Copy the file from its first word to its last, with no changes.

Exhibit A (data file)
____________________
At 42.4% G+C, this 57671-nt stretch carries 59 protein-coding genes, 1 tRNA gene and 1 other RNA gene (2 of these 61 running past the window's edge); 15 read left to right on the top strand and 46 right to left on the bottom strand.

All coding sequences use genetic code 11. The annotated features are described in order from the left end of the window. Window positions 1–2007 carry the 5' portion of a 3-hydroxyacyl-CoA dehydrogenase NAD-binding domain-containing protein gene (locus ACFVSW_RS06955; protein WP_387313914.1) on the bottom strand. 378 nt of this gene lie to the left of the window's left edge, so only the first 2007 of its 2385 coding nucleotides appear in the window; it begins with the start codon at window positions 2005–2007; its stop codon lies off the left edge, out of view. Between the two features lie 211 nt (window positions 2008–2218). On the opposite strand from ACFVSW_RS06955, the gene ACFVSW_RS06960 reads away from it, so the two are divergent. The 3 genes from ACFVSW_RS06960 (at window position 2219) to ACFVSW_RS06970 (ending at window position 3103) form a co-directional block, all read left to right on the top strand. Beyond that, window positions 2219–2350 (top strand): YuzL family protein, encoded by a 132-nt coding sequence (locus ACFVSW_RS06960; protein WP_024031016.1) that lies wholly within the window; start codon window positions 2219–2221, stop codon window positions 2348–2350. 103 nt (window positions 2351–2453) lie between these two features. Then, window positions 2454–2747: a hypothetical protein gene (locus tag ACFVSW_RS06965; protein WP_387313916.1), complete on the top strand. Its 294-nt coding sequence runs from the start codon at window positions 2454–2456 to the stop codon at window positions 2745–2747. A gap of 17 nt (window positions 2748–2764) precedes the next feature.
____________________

At 42.4% G+C, this 57671-nt stretch carries 59 protein-coding genes, 1 tRNA gene and 1 other RNA gene (2 of these 61 running past the window's edge); 15 read left to right on the top strand and 46 right to left on the bottom strand.

All coding sequences use genetic code 11. The annotated features are described in order from the left end of the window. Window positions 1–2007 carry the 5' portion of a 3-hydroxyacyl-CoA dehydrogenase NAD-binding domain-containing protein gene (locus ACFVSW_RS06955; protein WP_387313914.1) on the bottom strand. 378 nt of this gene lie to the left of the window's left edge, so only the first 2007 of its 2385 coding nucleotides appear in the window; it begins with the start codon at window positions 2005–2007; its stop codon lies off the left edge, out of view. Between the two features lie 211 nt (window positions 2008–2218). On the opposite strand from ACFVSW_RS06955, the gene ACFVSW_RS06960 reads away from it, so the two are divergent. The 3 genes from ACFVSW_RS06960 (at window position 2219) to ACFVSW_RS06970 (ending at window position 3103) form a co-directional block, all read left to right on the top strand. Beyond that, window positions 2219–2350 (top strand): YuzL family protein, encoded by a 132-nt coding sequence (locus ACFVSW_RS06960; protein WP_024031016.1) that lies wholly within the window; start codon window positions 2219–2221, stop codon window positions 2348–2350. 103 nt (window positions 2351–2453) lie between these two features. Then, window positions 2454–2747: a hypothetical protein gene (locus tag ACFVSW_RS06965; protein WP_387313916.1), complete on the top strand. Its 294-nt coding sequence runs from the start codon at window positions 2454–2456 to the stop codon at window positions 2745–2747. A gap of 17 nt (window positions 2748–2764) precedes the next feature.